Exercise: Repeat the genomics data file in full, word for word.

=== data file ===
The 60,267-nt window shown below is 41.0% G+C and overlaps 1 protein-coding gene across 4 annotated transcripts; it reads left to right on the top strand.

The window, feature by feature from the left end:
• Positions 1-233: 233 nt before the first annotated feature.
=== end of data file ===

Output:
The 60,267-nt window shown below is 41.0% G+C and overlaps 1 protein-coding gene across 4 annotated transcripts; it reads left to right on the top strand.

The window, feature by feature from the left end:
• Positions 1-233: 233 nt before the first annotated feature.